A timely vaudevillian treat at MRT

Posted on March 31, 2011 by

“A vaudeville” is the subtitle of playwright Seth Rozin’s  bittersweet comedy Two Jews Walk Into A War, now playing through April 10 at the Merrimack Repertory Theatre in Lowell.

And that is indeed what it seems on the surface as Will LeBow and Jerry Kissel, both master comedic actors, cavort on stage. At times it’s like the best comic banter of, say,  a Bud Abbott and Lou Costello or Alan King and Billy Crystal, or any of the other borscht belt comics who make people laugh with their perfectly-timed, perfectly targeted one-liners.

In fact, I felt like going “ba-da-bing” as Kissel or LeBow uttered the punch line and the lights and bombs bursting offstage kept time to the joke.

But there’s more to Two Jews than just silly set-ups and  funny lines. This is a story that is  based on the truth. It’s about the last two Jews remaining in Kabul, Afghanistan and their determined efforts to keep their temple afloat even as the bombs burst in the air about them.

But the punch line here is that these two guys,  Zeblyan, perfectly played by Kissel, and Ishaq, played to equal perfection by LeBow can’t stand each other’s guts. There were really two Jews left in Afghanistan that inspired this story and Rozin took the concept and ran, making a funny, telling, yet poignant play about them.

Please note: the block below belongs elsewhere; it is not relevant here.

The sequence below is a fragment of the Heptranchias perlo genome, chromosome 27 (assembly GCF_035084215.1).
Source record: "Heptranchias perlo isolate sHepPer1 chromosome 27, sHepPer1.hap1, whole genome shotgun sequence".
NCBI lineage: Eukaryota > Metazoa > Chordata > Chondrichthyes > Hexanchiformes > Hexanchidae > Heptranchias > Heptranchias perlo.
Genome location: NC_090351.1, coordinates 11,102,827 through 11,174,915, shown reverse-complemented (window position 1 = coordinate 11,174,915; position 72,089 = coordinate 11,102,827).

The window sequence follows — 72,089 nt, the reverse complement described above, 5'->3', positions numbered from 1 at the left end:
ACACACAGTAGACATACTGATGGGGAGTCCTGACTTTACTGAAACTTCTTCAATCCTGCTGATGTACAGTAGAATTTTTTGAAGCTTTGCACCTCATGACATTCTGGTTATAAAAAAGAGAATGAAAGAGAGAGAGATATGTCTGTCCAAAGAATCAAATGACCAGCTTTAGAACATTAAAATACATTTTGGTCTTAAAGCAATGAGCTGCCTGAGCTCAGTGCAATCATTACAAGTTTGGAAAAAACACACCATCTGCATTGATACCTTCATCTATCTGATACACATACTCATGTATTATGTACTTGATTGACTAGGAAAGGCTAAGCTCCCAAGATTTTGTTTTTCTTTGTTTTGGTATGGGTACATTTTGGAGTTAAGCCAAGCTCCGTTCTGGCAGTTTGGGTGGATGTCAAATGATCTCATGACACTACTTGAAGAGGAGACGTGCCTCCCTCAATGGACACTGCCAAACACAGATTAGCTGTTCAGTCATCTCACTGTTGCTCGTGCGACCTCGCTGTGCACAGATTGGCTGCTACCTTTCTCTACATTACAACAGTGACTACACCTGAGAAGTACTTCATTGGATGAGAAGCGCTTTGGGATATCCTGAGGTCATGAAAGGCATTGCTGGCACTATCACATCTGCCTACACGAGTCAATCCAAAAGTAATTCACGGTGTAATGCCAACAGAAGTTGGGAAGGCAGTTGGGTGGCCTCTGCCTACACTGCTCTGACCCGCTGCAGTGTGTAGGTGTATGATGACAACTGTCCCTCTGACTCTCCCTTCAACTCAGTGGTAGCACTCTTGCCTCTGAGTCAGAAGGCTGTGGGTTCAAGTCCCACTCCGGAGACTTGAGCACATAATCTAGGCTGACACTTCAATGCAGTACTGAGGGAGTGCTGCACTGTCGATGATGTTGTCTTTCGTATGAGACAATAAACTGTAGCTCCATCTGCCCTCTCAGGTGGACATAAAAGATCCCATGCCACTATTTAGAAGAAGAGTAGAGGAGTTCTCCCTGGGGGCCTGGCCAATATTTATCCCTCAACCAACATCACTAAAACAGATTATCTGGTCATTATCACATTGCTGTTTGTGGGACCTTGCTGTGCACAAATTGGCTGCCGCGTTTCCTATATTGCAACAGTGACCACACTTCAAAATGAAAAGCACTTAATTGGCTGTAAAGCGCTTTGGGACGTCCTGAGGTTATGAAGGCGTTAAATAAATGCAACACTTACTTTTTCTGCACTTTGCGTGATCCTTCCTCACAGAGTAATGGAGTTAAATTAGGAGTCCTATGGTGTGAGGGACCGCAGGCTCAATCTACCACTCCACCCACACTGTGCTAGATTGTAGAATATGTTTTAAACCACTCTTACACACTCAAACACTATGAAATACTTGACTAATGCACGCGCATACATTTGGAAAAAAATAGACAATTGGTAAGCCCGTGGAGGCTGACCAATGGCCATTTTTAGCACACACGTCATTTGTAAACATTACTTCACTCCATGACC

The premise revolves around their determination to re-create the Torah, the five books of Moses that is central to the Jewish religion, and then, hopefully, repopulate their congregation so it becomes strong again.

Zeblyan does the writing on a blood-stained scroll (not exactly kosher, but God makes exceptions in dire situations, they figure) and Ishaq does the dictating. Their snappy discussions on the stringent rules of Judaisim set down in Leviticus is  worth the price of admission and keeps the banter moving along rapidly in the 90-minute, one-act production.

But, along with the comedy, there’s a tender heart to Two Jews as well, one that anyone, Jewish or not, can relate to. It’s about the importance, no necessity, of working together, even with the enemy, and about the resiliance of the human spirit in times of peace and times of peril.

Two Jews Walk Into A War will make you laugh, for sure, but it will also make you thing – and that is what good theater is all about.

Through April 10. Visit www.merrimackrep.org for tickets.

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